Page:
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Croydon President more than honorary title

Stepping down as President of ICAEW Chartered Accountants Croydon, Andrew McKenzie-Smart highlights the professional and personal changes he has seen over the past four years and how this has affected the bottom line, if not the waist line!

Andrew McKenzie-Smart

June 2019

I have been President of the ICAEW in Croydon for three of the past four years and have now handed over to my successor.

For our profession, I have been President at a time of unprecedented uncertainty. In the main this has been caused by the Brexit referendum, but also due to the announcement of the “end of the tax return” under the Making Tax Digital (MTD) initiative. The most surprising thing is that neither of these substantial changes were implemented before the end of my presidency.

Additionally, following the high-profile insolvencies of, among others, Carillion, the House of Fraser and BHS, I believe, as chartered accountants, we need to become more involved in the dialogue regarding the urgent changes needed to the audit process and to UK corporate governance.

While some commentators consider that the catastrophic demise of these major companies could have been better managed if the audit process were more robust or more independent, others have directed the blame at central government, pensions legislation or employment issues.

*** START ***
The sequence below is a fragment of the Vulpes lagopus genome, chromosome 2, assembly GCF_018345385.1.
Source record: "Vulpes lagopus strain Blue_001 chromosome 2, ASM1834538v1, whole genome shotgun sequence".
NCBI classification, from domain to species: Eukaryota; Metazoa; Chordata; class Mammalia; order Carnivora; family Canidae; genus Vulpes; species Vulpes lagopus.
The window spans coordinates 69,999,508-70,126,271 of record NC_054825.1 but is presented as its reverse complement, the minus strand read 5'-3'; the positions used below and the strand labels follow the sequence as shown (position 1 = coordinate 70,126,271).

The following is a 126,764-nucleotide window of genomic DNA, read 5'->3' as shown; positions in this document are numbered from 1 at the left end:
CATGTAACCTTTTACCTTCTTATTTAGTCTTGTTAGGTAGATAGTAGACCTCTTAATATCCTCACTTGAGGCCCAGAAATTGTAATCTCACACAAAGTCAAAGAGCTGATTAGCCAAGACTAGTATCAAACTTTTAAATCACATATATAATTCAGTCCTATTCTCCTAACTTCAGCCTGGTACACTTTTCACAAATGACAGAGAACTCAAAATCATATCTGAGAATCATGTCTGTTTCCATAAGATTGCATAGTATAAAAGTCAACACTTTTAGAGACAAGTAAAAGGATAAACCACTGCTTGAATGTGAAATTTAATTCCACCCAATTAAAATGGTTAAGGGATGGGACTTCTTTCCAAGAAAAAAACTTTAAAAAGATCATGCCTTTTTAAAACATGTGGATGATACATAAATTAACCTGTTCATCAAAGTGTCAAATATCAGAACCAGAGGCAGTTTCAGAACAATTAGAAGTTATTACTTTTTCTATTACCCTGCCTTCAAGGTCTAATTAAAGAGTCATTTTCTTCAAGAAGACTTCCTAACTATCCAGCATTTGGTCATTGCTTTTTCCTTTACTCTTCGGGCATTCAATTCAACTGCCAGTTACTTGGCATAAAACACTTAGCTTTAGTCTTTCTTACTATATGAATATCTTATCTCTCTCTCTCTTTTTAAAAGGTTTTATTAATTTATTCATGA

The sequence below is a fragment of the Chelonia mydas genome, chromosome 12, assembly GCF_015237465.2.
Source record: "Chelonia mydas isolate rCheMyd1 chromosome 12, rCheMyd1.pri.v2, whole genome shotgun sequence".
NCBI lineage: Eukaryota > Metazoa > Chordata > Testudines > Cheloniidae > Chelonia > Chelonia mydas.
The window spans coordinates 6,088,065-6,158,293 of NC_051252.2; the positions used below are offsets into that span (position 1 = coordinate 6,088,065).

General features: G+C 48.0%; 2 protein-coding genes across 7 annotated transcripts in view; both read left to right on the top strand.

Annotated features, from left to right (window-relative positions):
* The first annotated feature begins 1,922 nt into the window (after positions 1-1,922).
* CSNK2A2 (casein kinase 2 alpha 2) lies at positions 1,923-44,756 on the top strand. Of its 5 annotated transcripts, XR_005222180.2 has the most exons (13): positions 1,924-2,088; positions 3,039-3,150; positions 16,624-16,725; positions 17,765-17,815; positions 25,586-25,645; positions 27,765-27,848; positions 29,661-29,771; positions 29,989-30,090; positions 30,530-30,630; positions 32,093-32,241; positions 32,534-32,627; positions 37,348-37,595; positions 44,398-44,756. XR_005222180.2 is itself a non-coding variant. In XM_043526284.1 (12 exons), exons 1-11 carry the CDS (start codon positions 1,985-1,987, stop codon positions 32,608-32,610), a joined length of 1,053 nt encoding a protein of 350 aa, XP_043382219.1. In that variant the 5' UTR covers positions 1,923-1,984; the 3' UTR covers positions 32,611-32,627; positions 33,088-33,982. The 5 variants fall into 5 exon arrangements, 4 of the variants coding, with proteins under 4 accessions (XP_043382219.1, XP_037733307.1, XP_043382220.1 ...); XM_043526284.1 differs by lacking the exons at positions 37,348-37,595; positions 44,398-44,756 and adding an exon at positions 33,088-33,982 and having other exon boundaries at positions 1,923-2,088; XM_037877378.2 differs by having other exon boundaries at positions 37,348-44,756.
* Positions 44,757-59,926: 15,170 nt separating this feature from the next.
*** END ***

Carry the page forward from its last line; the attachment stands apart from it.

This dialogue needs to involve our profession, and we need to acknowledge any weakness in our systems, our training or other ethical guidance. We then need to take steps to implement the necessary changes..

In the tax community we have already addressed the proliferation of tax avoidance schemes and those who were promoting such arrangements have rightly been marginalised. A similar impact is likely to be needed in the governance of large business and multinationals in the UK as has already occurred regarding the provision of tax advice following the revisions to the professional rules of conduct in relation to taxation.

If these issues are appropriately addressed then UK business should be able to grow and face the challenge that Brexit, MTD and such like will provide over the next few years.

For me personally the last four years have had the following momentous events:

I moved home and the office to Oxted in Surrey; I took over the practice of another accountant, and dealt with the issues and problems that she had not identified nor dealt with in the client bank I acquired; I recruited five additional staff as part of the process, sacked two people, and seen three staff leave; One of my daughters has passed her A levels, gone to university and been offered an integrated masters degree course and my youngest daughter has passed her GCSEs; Sadly, my father, my business mentor for many years, who had been ill with cancer, passed away.

During this time my business has seen its fee income increase considerably. While I don’t consider that being President of the local District Society has directly increased my firm’s fees, it has had a bearing on how my potential clients view me and my practice.

I believe that being the local President is more than an honorary title, but one which provides useful contacts, knowledge and skills which I will benefit from for many years to come. I am sure my wife will be pleased that I will be home more often, and I have had the family discussion about the “diet” needed following the many ICAEW dinners and receptions.

Andrew McKenzie-Smart is the founder of Smart Accounting & Tax Solutions LLP

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